With roughly one-third of the Big Ten season now completed, the race for the conference title is starting to truly take shape.
By all accounts, 2015 has been an unmitigated failure for the Milwaukee Brewers. With the bitter memory of their September collapse last year fresh on the minds of fans, the Brewers face-planted out the gates to a 5-18 start to the season that immediately quelled any hope of postseason contention this season.
Sometimes the grass is actually browner on the other side. This may be the case for the new lawns of former Wisconsin head football coaches Gary Andersen and Bret Bielema. Bielema and his gut left for Arkansas in 2012, while Andersen bolted for Oregon State just two years later. Both moves seemed puzzling at the time, so allow me to explain why staying at Wisconsin would have been the wiser choice.
If you took a bunch of aliens and showed them a NFL game and asked who the most important player on the field is, odds are that the aliens would point to the quarterback. Heck, even Roger Goodell might be able to figure that one out. This importance has typically led to many of them being drafted with the first pick, and sometimes even both of the first two picks.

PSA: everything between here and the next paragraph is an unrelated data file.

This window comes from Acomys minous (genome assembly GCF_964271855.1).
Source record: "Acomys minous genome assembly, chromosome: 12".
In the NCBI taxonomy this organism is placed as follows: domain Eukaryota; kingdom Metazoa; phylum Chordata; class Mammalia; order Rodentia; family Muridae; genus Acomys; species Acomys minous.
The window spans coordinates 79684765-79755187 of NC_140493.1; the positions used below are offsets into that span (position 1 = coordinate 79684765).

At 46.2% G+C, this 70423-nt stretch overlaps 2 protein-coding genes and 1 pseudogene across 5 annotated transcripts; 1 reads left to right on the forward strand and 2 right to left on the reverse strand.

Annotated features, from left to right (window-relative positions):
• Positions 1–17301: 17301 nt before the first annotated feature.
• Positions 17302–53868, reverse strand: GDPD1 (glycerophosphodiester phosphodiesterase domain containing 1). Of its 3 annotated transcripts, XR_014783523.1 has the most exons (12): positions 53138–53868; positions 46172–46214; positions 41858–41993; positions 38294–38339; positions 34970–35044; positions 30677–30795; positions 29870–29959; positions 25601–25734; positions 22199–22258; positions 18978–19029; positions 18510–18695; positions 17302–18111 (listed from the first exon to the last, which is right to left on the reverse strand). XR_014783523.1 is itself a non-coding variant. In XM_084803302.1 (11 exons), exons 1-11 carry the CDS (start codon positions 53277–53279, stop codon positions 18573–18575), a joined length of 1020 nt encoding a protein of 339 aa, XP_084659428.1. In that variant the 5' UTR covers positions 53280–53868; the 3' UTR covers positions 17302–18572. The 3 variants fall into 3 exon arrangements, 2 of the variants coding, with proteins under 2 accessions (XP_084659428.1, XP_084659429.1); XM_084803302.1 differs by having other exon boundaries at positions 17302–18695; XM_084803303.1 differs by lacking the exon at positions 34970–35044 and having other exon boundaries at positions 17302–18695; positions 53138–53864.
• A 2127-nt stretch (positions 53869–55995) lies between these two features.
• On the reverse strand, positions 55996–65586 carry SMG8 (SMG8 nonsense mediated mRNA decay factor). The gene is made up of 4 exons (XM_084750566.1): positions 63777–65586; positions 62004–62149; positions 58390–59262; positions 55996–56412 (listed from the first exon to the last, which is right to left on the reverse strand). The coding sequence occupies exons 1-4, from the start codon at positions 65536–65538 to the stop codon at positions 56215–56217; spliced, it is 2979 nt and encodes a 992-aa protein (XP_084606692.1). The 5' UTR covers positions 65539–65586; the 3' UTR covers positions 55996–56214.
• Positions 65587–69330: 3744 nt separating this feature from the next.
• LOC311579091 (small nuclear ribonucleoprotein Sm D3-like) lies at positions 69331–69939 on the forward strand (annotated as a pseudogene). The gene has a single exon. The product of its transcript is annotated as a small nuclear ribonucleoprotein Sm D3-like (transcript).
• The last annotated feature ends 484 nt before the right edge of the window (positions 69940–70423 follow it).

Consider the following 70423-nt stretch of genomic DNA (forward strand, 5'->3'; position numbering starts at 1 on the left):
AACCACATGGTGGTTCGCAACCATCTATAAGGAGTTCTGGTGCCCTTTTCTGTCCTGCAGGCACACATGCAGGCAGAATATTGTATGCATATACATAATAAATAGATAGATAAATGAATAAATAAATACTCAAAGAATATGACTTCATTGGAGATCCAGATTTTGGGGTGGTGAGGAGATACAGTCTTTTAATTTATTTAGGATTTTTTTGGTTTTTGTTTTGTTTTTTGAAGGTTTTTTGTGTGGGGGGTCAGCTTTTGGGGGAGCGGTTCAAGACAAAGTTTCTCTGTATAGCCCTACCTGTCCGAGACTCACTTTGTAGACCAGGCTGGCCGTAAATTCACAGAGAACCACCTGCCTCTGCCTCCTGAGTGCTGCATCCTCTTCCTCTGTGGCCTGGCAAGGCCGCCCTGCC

It’s September and the New York Mets stand alone atop the NL East standings. It should be a time of excitement for fans as their team seeks its first postseason berth since 2006, but instead the Mets have become the talk of baseball for all the wrong reasons.
Early Monday afternoon, Badgers fans received news that they had long feared—the Bo Ryan era in Madison is coming to an end.
On the fifth floor of Lathrop Hall, every new cohort is taught the pride of the phrase that heads this article. Each student shouts in boisterous unison the phrase that welcomed them from across the country. Students proudly hail from cities like Phoenix, Ariz., Brooklyn, N.Y., the Bay Area in California, Chicago, Ill., and, of course, Madison, Wis. They hold dear the cultures they carry together in this room. They are the movement of the hip-hop and urban arts scholarship program First Wave, who speak with poetry, rap, beat, vocal, dance and visual art, and I am blessed to use my talents for this program.